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May 07, 2007


Cash corn prices have moved sharply higher over the past two weeks. A number of factors have contributed to the higher trend.

The average cash price of corn in central Illinois reached a 2006-07 marketing year high of $4.125 on February 22, 2007. Prices moved lower in March, with a low of $3.16 reached on April 3, following the release of the USDA’s Prospective Plantings report. Since then, prices have recovered by $.50, with the average central Illinois’ overnight bid at country elevators quoted at $3.66 on May 4. Part of the recovery in cash prices has resulted from a strengthening of the basis. The average spot cash bid was about $.43 under July futures in late March and early April, but was only $.25 under on May 4. The basis in that area is now a bit stronger than the basis of a year ago, and only $.05 and $.07 weaker than in 2005 and 2004, respectively. The stronger basis likely reflects a slow down in farmer sales of old crop corn even as consumption continues at a rapid pace. The new crop basis is still generally weak, with the harvest basis on May 4 about $.16 weaker than the previous four year average.

In addition to the stronger basis, cash prices have moved higher along with higher futures prices. July 2007 futures peaked at about $4.60 in late February, declined to about $3.60 in early April, but settled at $3.90 on May 4. Futures prices have been supported by a combination of a continued high rate of consumption and delays in planting the 2007 crop. The USDA reported that only 23 percent of the crop was planted as of April 29. That compares to 48 percent planted last year and the 2002-2006 average progress of 42 percent. Progress was likely slow in western growing areas during the week ended May 6. The slow progress raises concerns that some intended corn acreage will not be planted and that yield potential will be negatively impacted by the late planting. The USDA will release an estimate of planted acreage on June 29. Until then, the market will focus on planting progress and the weekly report of crop conditions. July and August weather is most important for determining yields, but the late planting may increase the risk of falling short of trend yields.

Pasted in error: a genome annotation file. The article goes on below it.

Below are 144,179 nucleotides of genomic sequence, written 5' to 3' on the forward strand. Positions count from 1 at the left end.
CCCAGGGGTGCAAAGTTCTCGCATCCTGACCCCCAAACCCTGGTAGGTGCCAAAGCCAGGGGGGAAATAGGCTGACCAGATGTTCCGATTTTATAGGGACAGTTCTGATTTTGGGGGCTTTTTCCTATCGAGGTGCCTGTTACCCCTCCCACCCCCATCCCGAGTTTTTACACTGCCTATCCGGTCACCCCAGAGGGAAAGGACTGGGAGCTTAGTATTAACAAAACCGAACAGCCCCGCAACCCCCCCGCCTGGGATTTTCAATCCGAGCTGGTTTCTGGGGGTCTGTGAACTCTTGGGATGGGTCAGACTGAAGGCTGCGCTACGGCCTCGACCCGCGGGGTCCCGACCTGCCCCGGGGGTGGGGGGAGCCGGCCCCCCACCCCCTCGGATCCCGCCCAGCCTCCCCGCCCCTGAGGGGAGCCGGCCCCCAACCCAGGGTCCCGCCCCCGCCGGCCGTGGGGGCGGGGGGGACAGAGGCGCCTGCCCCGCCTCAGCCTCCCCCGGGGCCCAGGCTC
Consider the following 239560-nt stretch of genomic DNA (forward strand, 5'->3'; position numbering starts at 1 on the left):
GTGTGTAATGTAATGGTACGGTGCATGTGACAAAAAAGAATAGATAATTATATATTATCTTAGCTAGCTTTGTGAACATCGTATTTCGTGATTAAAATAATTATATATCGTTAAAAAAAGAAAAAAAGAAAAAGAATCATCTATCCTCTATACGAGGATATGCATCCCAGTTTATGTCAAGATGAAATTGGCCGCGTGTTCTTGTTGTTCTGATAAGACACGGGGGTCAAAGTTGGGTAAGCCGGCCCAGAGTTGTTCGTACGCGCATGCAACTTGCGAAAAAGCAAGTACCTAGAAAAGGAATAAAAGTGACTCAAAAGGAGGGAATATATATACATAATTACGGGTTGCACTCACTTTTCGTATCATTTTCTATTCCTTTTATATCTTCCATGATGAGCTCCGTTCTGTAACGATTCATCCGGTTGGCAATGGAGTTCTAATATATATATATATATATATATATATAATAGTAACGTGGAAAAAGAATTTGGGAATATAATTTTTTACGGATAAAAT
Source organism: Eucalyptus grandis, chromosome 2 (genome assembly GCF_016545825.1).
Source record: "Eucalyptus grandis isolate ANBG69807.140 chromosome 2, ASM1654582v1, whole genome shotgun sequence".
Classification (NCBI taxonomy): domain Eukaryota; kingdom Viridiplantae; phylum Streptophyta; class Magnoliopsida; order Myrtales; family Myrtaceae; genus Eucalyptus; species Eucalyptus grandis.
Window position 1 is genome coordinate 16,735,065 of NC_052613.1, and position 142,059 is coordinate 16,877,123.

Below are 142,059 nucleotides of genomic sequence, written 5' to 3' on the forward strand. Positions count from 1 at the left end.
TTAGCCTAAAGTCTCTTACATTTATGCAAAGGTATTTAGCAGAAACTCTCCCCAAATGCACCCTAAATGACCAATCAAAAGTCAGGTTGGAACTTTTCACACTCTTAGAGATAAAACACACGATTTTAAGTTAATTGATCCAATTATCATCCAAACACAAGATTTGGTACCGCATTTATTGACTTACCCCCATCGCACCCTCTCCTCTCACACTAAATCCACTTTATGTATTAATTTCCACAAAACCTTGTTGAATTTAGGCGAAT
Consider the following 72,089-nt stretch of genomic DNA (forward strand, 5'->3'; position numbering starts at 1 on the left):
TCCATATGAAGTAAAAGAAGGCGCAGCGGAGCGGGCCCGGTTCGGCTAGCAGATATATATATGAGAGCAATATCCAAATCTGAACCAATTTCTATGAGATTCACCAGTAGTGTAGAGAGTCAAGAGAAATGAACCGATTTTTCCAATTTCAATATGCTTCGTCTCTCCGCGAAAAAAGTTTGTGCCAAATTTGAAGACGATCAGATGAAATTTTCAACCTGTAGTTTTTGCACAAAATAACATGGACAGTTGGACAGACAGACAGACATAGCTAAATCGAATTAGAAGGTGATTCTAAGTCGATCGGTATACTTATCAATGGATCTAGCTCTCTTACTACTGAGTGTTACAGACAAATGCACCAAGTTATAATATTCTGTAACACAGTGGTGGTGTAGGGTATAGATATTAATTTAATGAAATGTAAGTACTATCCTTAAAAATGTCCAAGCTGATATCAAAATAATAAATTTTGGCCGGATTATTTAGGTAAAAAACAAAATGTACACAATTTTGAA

Since 1973, the central Illinois cash price of corn has never established a marketing year high in February. The same is true for December futures. There is no fundamental reason that the February high this year cannot hold as the marketing year high, but the late planting in combination with a high rate of consumption and declining stocks adds to the speculation that new highs will yet be established. Other than September (8 times), the cash price in central Illinois has most often reached a high in July (7 times), followed by June (5 times) and August (4 times).

The average cash price of soybeans in central Illinois reached a 2006-07 marketing year high of $7.505 on February 22, 2007, declined to $6.775 on April 24, and stood at $7.005 on May 4. The recovery since April 24 has resulted from a marginal ($.04) strengthening of the basis (which remains unusually weak) and a $.19 increase in July futures. In general, soybean prices are being supported by soybean oil prices. The cash price of soybean oil at central Illinois plants is near $.32 per pound, 28 percent higher than prices of a year ago. At $187.00 per ton, the average central Illinois plant price of soybean meal is only about 5 percent above the price of a year earlier. The average country elevator spot cash bid fo soybeans is 22.7 percent higher than the price of a year ago, even though the basis is about $.15 weaker.

Soybean oil prices continue to move higher even though domestic inventories are at a record level. Stocks at plants at the end of March were estimated at 3.354 billion pounds, 23 percent larger than stocks of a year ago. Soybean oil prices are being supported by the global increase in biodiesel production that is consuming larger quantities of canola oil, palm oil, and soybean oil. The Census Bureau estimates that 220 million pounds of soybean oil were used for bio-diesel production in the U.S. during March 2007. That represents 13 percent of total domestic use and exports of soybean oil during the month.

Like corn prices, cash soybean prices in Central Illinois have never established a marketing year high in February, as has been the case so far this year. Over the last 33 years, highs have tended to occur in July (8 times), June (5 times), September (6 times) and May (4 times). For the current high to be exceeded, some summer crop concerns will likely be required.


Issued by Darrel Good
Extension Economist
University of Illinois



Department of Agricultural and Consumer Economics    College of Agricultural, Consumer and Environmental Sciences
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